One of Pennsylvania's majestic bull elks is dead because of a greedy crime.
Earlier this month, somebody shot the five-by-five elk as it meandered through a residential neighborhood in the northwestern part of the state.
As sportsmen, we often discuss the ills of poaching, but we do little about it. We hear the late-night gun shots and we hear the poachers bragging, but unless it directly impacts them, few sportsmen give the subject much thought.
Let me make it clear. Poachers are not hunters. To say so would be the equivalent of calling a burglar a shopper. They are thieves, plain and simple.
And let me make it equally clear that poaching is a highly destructive crime and every citizen of the Commonwealth is a victim each time a deer is jacklighted, a fish is snagged or a hawk is shot.
Article I, Section 27 of the state's constitution reads: "The people have a right to clean air, pure water and to the preservation of the natural, scenic, historic and esthetic values of the environment. Pennsylvania's public natural resources are the common property of all the people, including generations yet to come."
When a poacher sticks his rifle out his window or nets a fish from a creek, he is eradicating your right to that animal.
Instead of ending up as evidence, that poached animal could have led to a memory of a lifetime or a trophy that is talked about for generations. The eight-point buck that was destined to walk under your grandson's tree stand on a brisk fall morning should not be destroyed by a greedy criminal's bullet just to lay rotting along the wooded edge of a cornfield.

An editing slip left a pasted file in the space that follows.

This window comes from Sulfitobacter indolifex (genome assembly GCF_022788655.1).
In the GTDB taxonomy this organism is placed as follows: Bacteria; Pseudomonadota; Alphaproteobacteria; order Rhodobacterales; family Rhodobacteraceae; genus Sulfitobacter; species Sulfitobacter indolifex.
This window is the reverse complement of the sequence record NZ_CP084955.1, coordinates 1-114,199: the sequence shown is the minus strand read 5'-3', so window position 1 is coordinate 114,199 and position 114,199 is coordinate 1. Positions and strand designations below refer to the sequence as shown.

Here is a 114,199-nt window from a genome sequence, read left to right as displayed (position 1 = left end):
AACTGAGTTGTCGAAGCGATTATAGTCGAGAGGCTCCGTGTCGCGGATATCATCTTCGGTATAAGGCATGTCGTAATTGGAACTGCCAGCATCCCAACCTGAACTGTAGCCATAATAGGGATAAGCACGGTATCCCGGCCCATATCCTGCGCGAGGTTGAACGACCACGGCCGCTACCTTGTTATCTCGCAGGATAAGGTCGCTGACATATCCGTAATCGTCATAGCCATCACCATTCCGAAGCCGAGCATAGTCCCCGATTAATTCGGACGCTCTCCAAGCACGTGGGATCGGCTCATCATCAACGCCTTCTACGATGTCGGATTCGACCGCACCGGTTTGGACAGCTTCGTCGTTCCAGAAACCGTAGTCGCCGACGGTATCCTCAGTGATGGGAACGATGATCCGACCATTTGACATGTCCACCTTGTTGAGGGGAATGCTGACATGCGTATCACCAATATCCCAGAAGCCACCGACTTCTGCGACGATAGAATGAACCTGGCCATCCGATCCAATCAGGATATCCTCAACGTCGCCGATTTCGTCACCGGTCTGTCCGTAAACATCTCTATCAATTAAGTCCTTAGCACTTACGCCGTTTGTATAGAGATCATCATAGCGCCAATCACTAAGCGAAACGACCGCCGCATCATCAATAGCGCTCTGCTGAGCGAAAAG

Few folks that know the facts will accept the argument that poachers kill to put food on their table. Far too many poachers are caught firing out of brand new trucks or are seen sneaking back to camps loaded with four wheelers for that to be the case. Plain and simple, poaching is all about greed and ego.
Our responsibility as sportsmen is to do our part to eliminate poachers. When you see a game thief, turn him in. When they brag about their so-called success, treat them as the criminals they are. Force them out of our ranks.
When the person that pulled the trigger on that prized elk is caught, he or she faces stiff penalties. The fine can run as high as $15,000 and include up to 36 months in jail. Plus, the offender will be forced to pay a mandatory replacement cost of $5,000.
Poaching is a serious crime that requires a determined fight. We don't tolerate criminals stealing from our cars and homes. We must not tolerate them stealing from our woods and waterways.
Andy Snyder writes about the outdoors for The York Dispatch. He can be reached at sports@york dispatch.com.